'Highly Resilient' Housing Market Will Not Slump In 2012, Says Halifax

UK Housing Market 'Won't Slump Next Year'

The "highly resilient" housing market will not suffer a slump in 2012 as many fear, but will instead remain subdued and stable, according to a forecast released by Halifax.

Despite the significant deterioration in the outlook for both the UK and global economies, the housing market has held up with the current average sale price of a house - at £161,731 - little changed from the end of last year.

The Halifax expects little movement in prices in 2012 - estimating a range of between 2% and minus 2% - but with the market set to be strongest in London and the South East, there are further signs of a north/south divide in fortunes.

Halifax's outlook is based on Bank of England interest rates remaining at a record low of 0.5% throughout 2012 and the positive impact this will have on levels of forced selling and in mortgage affordability for home buyers.

Martin Ellis, Halifax's housing economist, said: "This resilience in the face of very challenging economic conditions provides encouragement regarding the prospects for next year."

Officials noted that the rate of mortgage affordability for new borrowers was at its lowest point since 1997, having fallen from a peak of 48% of average disposable earnings in 2007 to 26% in the third quarter of this year, which is significantly below the average of 37% over the past 25 years.

Halifax said the favourable affordability position will help to keep down the numbers of homeowners forced to sell their properties because they cannot keep up with mortgage payments. When the number of forced sellers is high, there is usually a sharp fall in house prices, so this scenario is more likely to be avoided with an affordable interest rate.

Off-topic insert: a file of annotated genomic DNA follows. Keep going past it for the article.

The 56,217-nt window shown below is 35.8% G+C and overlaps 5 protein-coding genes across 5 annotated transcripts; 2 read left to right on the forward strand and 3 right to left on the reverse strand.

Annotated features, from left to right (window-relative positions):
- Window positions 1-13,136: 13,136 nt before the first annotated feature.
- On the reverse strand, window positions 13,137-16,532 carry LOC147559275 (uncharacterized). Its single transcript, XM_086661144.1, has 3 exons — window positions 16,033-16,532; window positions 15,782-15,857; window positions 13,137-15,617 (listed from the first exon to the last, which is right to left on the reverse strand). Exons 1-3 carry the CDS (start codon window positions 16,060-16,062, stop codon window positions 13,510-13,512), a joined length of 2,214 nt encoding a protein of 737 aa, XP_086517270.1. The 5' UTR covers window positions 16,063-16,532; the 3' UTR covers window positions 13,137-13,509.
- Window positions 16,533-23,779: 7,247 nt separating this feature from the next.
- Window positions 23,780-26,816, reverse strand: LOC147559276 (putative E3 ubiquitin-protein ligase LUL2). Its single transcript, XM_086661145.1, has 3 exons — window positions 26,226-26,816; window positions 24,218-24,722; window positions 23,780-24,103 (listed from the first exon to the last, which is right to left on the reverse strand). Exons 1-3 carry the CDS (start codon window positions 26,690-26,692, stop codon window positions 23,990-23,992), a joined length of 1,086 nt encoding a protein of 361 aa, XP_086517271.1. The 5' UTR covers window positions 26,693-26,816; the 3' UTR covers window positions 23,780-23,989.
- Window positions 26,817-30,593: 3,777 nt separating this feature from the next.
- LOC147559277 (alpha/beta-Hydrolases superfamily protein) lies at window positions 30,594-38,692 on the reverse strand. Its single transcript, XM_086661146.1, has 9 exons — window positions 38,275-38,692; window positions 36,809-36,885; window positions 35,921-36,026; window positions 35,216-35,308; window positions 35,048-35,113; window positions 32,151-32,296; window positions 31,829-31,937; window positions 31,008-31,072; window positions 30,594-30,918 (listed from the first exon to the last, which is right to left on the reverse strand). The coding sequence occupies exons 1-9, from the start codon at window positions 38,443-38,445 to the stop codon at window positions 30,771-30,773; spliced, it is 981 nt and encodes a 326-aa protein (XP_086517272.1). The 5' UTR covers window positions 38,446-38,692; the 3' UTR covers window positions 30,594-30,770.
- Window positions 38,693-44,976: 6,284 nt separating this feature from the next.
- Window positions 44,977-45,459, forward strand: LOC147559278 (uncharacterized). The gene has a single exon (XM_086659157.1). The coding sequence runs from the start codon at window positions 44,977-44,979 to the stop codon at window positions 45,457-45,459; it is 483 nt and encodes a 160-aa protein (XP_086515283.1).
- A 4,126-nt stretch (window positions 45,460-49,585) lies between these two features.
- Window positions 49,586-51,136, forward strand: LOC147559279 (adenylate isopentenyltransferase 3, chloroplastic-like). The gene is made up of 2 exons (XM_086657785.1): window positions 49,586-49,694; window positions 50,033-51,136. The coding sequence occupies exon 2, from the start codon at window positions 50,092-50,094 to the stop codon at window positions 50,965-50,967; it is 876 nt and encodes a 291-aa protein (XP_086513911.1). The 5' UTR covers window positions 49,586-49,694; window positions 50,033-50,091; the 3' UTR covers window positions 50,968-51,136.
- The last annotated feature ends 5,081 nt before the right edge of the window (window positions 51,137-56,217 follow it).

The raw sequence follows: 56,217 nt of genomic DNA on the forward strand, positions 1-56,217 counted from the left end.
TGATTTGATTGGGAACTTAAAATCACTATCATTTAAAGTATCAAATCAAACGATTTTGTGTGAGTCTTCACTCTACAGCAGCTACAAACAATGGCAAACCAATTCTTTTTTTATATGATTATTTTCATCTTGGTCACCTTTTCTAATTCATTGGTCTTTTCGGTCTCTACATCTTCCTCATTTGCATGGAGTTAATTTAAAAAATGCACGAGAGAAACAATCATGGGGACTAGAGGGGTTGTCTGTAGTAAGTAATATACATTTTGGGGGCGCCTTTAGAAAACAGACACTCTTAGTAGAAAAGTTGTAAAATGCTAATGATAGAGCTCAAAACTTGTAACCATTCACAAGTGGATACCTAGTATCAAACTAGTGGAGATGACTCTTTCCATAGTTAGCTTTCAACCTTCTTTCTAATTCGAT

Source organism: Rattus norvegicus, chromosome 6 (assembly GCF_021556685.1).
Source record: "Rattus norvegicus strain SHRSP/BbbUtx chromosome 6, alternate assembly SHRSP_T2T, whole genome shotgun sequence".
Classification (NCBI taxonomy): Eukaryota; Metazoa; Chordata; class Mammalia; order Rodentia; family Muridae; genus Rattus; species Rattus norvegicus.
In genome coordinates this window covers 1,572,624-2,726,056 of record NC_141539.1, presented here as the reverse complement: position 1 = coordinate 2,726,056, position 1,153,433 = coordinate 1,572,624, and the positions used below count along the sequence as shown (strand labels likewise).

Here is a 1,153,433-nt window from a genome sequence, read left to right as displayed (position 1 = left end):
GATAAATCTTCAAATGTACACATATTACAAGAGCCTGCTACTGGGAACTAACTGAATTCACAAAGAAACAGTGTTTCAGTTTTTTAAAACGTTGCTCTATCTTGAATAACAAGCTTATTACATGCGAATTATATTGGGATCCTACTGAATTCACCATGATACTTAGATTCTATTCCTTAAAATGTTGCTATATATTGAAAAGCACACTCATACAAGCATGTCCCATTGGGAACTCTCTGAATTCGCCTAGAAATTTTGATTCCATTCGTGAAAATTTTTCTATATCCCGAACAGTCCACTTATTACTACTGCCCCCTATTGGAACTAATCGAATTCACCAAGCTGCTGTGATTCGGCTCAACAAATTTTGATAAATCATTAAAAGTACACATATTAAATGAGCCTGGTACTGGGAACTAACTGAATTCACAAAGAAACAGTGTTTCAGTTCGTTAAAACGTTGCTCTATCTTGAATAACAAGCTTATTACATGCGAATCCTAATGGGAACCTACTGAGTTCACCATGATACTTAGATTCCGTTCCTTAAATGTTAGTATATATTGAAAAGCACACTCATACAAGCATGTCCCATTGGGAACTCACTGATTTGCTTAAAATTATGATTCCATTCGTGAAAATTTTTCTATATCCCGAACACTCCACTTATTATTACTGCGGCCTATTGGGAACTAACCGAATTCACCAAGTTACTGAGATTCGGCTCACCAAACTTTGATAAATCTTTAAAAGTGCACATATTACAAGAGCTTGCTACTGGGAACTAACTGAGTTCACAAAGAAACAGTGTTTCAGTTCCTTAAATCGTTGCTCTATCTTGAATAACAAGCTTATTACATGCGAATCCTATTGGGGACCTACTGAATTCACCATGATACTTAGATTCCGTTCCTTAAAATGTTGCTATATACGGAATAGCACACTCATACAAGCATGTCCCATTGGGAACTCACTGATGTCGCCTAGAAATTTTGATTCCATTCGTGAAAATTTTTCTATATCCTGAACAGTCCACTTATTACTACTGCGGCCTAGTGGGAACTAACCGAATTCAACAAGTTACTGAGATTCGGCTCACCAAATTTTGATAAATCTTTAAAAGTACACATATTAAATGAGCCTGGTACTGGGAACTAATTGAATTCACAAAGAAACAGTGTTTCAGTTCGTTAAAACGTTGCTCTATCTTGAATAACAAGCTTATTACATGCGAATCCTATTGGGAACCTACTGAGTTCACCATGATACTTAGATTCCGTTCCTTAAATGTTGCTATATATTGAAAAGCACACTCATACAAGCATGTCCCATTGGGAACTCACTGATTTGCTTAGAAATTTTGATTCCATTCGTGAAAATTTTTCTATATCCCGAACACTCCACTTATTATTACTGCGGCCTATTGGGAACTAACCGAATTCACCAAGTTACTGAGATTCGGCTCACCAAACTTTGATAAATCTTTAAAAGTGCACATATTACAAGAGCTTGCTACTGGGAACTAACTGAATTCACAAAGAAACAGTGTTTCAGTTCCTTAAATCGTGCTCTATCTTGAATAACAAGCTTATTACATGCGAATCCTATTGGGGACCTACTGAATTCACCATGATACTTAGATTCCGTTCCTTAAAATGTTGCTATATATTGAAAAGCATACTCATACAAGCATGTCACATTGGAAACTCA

However, the Halifax warned that demand for housing will be constrained by the weak economic growth and the prospect of high levels of unemployment led by large-scale public sector job losses.

Pressure on household finances is also likely to be a factor in subdued demand for housing as families continue to keep a tight hold on their purse strings and focus on reducing their debts.

Mr Ellis added: "Overall, we expect continuing broad stability in house prices nationally during 2012. Prices are again likely to end the year at levels close to where they begin with the market continuing to lack any real direction."


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